So far so good, right? Likely, you’ll get some reason why you can’t, especially if it is a family owned store. Even if they have a big sign stating “NO REFUNDS,” this will still work. Small stores (even huge international chains) can pretty much do what they want, despite the seemingly rigidness of their policies. Its’ not like the refund police is going to pop in out of thin air and arrest everybody.

So you say:

“I’d like to return this book.”

And they say:

“We can’t because of blah blah blah…”

The great part is that it doesn’t matter at all what they say for the “blah blah blah” part. You just say:

“I understand that, and I’d like to return this book.”

And just keep repeating this until they cave in, which they usually do pretty quickly when they realize what they are up again. Can you see why this is called the broken record technique? It’s important to stay as calm as possible, and not get angry. It helps to even try not to listen to their excuse at all. Just imagine they are on of those teachers on those old Charlie Brown cartoons.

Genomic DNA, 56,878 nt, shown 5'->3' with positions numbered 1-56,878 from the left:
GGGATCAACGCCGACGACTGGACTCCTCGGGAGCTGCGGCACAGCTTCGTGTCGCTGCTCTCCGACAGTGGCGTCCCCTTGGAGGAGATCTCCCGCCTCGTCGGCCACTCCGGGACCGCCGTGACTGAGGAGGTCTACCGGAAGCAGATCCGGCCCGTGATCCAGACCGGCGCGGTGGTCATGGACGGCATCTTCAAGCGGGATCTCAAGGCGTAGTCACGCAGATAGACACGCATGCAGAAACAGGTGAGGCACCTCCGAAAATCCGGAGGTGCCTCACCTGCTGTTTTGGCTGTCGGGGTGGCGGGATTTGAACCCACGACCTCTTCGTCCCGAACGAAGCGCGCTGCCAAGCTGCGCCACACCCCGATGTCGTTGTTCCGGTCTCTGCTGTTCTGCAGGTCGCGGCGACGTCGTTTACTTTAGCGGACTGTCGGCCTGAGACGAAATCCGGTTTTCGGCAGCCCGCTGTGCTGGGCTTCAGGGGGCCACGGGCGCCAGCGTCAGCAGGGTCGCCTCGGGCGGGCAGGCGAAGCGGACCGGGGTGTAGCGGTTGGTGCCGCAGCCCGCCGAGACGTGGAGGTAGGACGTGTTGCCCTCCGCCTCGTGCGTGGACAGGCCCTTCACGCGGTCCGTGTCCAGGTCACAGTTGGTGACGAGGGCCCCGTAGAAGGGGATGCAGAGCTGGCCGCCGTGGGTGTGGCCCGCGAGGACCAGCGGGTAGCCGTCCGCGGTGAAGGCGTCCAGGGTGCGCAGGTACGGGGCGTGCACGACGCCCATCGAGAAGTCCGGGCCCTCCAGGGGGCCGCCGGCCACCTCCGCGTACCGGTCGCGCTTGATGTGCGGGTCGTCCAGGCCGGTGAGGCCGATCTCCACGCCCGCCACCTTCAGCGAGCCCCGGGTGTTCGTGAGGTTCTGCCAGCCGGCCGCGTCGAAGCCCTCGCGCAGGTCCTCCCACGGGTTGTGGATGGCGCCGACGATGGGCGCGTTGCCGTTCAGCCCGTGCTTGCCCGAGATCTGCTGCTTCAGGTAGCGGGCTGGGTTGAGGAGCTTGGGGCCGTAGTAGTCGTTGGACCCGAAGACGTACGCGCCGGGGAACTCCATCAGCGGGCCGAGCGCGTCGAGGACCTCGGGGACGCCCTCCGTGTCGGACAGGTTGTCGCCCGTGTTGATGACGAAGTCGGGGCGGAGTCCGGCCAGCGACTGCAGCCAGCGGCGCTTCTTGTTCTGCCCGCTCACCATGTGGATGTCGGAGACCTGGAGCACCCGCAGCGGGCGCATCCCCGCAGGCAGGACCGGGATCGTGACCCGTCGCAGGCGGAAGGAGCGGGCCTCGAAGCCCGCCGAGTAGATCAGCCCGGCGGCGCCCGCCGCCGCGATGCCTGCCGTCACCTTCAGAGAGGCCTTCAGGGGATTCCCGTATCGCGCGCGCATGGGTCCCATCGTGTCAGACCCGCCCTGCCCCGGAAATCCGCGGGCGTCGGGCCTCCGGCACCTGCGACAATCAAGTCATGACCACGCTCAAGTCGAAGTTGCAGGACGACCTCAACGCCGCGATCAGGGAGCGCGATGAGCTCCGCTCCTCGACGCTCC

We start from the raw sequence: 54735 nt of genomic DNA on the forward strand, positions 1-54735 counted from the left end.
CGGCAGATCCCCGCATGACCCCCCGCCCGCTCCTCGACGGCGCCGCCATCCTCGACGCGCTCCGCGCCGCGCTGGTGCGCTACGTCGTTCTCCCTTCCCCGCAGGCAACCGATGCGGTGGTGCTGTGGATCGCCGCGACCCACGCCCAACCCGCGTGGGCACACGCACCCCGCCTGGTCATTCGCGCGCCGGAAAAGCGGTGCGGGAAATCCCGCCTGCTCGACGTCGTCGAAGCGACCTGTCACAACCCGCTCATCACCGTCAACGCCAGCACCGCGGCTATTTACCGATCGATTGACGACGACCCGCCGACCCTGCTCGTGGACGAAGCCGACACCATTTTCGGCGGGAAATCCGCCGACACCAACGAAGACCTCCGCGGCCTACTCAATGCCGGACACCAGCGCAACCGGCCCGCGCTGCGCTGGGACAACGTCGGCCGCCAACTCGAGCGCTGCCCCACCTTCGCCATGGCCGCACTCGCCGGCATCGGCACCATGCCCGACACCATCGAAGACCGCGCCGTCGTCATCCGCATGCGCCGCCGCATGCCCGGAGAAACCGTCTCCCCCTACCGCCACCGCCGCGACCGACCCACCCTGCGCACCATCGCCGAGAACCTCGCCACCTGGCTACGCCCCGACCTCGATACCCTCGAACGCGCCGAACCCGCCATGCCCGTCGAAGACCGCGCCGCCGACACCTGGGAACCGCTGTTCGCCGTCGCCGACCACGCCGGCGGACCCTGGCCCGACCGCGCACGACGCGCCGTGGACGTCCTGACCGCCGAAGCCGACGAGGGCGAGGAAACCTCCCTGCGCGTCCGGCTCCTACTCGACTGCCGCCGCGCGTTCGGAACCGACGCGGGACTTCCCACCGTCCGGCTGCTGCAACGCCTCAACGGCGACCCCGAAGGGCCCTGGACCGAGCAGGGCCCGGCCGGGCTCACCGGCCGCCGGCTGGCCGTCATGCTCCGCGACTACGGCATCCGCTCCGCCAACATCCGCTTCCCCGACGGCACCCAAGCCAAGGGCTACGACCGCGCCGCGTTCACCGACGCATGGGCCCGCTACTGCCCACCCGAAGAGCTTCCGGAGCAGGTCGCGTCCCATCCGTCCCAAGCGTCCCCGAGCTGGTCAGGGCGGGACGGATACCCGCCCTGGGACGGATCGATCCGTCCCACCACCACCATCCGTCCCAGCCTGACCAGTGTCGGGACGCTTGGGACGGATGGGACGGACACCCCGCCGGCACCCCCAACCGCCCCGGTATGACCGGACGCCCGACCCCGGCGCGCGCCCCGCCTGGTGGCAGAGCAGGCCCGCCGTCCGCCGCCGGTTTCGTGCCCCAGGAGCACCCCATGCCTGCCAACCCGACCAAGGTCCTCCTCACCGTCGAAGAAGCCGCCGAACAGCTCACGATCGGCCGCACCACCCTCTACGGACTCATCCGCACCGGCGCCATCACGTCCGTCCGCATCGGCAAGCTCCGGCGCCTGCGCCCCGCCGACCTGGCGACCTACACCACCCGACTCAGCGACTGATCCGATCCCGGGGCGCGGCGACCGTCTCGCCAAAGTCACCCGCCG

There are many other techniques in this book, which can do wonders for all your relationships. It’s considered one of the classics of assertiveness, and has helped millions of people since it’s publication. I strongly suggest you pick it up; you can probably buy a used on Amazon for a couple bucks. It’ s great to have a couple copies around to refer to whenever you wish you would have handled a situation a little bit better, so you can study up and improve for the next time.